Know Your Mushrooms

A Cheese Primer
Mushrooms are extraordinary things. Some—notoriously, frighteningly—can poison us. And some of them—mysteriously, fortuitously—are delicious. Just exactly how our ancestors figured out the difference we’ll most likely never know, but today we can rely on experts like Ian Garrone of Far West Fungi to discern between delicious and don’t touch. Garrone comes from a family of mushroom hunters and growers, and his shop in the San Francisco Ferry Building overflows with familiar and exotic species, from the beige buttonlike cremini to the bright orange lobster mushroom, curled like a fist. We asked Garrone to give us a tour of some of his favorites in the edible fungal universe, complete with serving tips. And please note: This is a buying guide, not a foraging guide.


The shiitake is native to East Asia, but its popularity has led to its cultivation worldwide. It is a good source of vitamin D, niacin, and potassium. Shiitakes are admired for their bold, savory, garlic flavor, and are so fleshy in texture that some people find them too chewy. “Cook for over 10 minutes,” recommends Garrone, and they’ll soften up.

Shelf life: 14 days

Tree Oyster

There are a few different varieties of edible oyster mushrooms, including some that are pink or yellow in color, but the tannish-brown tree oyster is widely cultivated and common in grocery stores. Velvety soft in texture, it has a slightly sharp flavor that blends well with chicken and fish dishes. Don’t cook tree oysters for more than four minutes, warns Garrone, or they’ll be overdone.

Shelf life: 3 to 4 days


(a.k.a. Crimini, Brown, Baby Bella)

The cremini, an immature portobello mushroom, graces tables worldwide. It’s widely cultivated, has a mild flavor and a traditional mushroom texture, and basically “goes in everything,” Garrone says.

Shelf life: 7 days


(a.k.a. Portobella, Portabello, Portabella)

A full-grown cremini, the portobello is much larger, with a fleshier texture and muskier flavor. Because of this, it is a popular substitute for meat. Garrone recommends cooking portobellos whole, because “if you chop them up into small portions, you might as well just get browns.”

Shelf life: 7 days


(a.k.a. Cèpe, Bolete)

Fresh porcini have a limited seasonal window—they are harvested in the mountains in the spring and on the coast in the fall—but they can be found dried year-round. Eaten within two days of picking, they have a nice crunch and are good shaved over a salad. After two days, they should only be eaten cooked. Garrone recommends looking for fresh mushrooms that are as firm as possible. They’re apt to be buggy, so check them carefully. When dried, porcini take on a bolder, nuttier flavor.

Shelf life: 2 days fresh


(a.k.a. Sheep’s Head, Ram’s Head, Hen of the Woods)

This ruffled brown fungus grows at the base of trees, and can reach 50 pounds. Once considered the leading medicinal mushroom, it has gained culinary popularity because of its roasted chicken flavor and slightly meaty texture. It is rich in potassium, calcium, and magnesium, along with amino acids. Its Asian name means “dancing mushroom,” because, the lore goes, whoever found it would dance for joy. “Cook for more than 10 minutes, almost 15,” says Garrone, “and you’ve got yourself a delicious ingredient for risottos or stir-fries.”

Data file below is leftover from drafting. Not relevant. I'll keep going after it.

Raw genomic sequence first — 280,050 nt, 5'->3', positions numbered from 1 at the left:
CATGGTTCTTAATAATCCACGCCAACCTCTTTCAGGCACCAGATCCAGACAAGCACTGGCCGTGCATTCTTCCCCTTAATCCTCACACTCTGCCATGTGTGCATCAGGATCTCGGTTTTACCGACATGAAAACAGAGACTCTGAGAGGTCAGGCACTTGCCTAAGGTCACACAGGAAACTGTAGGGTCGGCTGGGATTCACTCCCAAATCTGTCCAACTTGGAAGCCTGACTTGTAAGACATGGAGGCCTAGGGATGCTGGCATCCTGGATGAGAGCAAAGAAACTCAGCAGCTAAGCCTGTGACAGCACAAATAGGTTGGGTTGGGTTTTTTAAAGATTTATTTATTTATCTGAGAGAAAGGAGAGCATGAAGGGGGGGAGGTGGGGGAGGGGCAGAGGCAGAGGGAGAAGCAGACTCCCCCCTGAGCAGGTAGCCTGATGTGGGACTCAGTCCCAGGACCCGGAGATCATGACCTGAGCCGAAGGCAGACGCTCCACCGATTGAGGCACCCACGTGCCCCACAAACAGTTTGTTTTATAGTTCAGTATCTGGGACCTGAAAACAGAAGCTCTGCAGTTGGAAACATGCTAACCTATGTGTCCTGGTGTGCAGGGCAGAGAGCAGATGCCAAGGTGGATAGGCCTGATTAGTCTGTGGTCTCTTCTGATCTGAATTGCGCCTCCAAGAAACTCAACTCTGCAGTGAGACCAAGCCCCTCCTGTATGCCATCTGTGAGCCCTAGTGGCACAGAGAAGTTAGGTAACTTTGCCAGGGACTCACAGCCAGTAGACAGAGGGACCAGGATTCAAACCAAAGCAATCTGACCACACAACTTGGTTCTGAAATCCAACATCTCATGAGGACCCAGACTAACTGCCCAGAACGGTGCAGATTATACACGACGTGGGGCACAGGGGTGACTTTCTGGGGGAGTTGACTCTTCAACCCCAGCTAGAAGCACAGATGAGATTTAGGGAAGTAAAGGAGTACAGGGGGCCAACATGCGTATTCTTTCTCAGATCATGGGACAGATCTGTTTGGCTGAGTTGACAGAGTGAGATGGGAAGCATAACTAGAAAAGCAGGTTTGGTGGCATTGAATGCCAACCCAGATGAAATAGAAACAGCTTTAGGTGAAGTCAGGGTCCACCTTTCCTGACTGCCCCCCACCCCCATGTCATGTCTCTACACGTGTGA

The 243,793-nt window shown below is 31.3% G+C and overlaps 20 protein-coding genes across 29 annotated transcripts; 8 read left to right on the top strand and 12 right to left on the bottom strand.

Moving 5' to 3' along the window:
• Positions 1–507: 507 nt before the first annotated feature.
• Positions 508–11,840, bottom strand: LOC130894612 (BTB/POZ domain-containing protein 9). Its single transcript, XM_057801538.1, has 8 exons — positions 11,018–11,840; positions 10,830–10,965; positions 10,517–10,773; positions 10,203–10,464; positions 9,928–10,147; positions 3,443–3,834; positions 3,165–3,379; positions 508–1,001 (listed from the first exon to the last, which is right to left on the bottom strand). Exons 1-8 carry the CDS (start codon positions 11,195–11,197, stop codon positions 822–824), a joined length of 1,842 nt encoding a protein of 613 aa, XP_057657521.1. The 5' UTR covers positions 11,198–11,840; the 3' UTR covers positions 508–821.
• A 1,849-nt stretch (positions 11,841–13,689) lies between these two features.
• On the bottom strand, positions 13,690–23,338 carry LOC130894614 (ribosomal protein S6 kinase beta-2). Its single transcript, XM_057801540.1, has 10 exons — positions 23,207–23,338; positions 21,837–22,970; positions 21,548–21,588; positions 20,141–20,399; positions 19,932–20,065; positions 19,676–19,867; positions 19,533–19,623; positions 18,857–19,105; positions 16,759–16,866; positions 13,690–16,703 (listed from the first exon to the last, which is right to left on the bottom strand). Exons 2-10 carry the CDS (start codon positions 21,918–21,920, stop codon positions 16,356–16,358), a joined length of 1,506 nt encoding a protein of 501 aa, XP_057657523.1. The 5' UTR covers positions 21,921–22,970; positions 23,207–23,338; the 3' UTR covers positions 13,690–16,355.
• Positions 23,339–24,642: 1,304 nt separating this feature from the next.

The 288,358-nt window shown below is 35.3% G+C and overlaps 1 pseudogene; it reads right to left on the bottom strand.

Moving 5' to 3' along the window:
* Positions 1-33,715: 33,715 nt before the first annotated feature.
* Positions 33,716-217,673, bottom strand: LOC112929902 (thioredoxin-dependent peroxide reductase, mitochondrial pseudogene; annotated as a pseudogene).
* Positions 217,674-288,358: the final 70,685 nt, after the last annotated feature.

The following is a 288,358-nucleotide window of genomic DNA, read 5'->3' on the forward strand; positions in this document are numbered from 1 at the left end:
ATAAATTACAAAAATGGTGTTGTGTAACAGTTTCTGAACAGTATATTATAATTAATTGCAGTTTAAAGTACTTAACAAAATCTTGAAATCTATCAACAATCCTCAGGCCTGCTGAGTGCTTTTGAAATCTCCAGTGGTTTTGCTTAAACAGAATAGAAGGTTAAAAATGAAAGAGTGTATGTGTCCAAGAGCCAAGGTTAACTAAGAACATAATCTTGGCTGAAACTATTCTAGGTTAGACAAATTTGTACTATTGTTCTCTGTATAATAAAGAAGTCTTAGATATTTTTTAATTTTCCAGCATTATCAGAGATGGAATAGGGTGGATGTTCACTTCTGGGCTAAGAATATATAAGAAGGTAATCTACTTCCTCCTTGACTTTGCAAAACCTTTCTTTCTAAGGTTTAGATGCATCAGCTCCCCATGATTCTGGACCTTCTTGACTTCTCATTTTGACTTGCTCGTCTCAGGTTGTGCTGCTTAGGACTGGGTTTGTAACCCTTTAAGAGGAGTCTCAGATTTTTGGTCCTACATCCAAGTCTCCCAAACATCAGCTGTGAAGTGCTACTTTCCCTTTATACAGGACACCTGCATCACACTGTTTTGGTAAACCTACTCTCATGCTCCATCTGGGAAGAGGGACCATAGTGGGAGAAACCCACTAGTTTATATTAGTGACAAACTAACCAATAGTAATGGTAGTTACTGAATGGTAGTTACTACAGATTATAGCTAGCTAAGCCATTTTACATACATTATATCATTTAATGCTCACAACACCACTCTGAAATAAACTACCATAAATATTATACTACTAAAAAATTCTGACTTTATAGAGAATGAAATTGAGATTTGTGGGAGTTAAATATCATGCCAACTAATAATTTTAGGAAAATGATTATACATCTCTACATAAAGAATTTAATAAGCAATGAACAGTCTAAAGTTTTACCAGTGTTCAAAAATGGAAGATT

Shelf life: 10 days


A relative of the oyster mushroom, and sometimes confused with the king trumpet, the abalone mushroom has a silky texture along with a mild, buttery flavor similar to the shellfish after which it’s named. Restaurants occasionally substitute abalone mushrooms for porcini because they have fewer bug issues. Breaded and fried, they can stand in for real abalone.

Shelf life: 7 days


(a.k.a. Buna-Shimeji [Brown], Bunapi-Shimeji [White], Hon-Shimeji, Beech)

Shimeji (pronounced shee-MAY-jhee) refers to about 20 different breeds of oyster mushrooms, the most common of which go by the names brown or white shimeji. Because they often grow on beech trees, they’re also known as beech mushrooms. With a firm texture and a delicate shellfishlike flavor, shimeji mushrooms are ideal for pairing with any kind of seafood.

Shelf life: 5 days


These small orange mushrooms are easily identified by an unusual gelatinous coating that gives them an amber sheen. When you sauté them, the coating also acts as a good thickener for sauces or stews. Namekos have a sweet woodsy flavor and a silky, velvety texture, and they are very popular in Japan, where they are traditionally added to miso soup. Garrone recommends simply sautéing them with soy sauce and serving over rice.

Shelf life: 3 days


A member of the shimeji family, pioppini mushrooms have a flavor similar to porcini but are more peppery. Their firm texture makes them a good addition to a stir-fry; you can use the whole mushroom, stem and all. Garrone says the pioppini has become many people’s favorite go-to mushroom because it has a lot of flavor yet is relatively inexpensive.

Shelf life: 7 days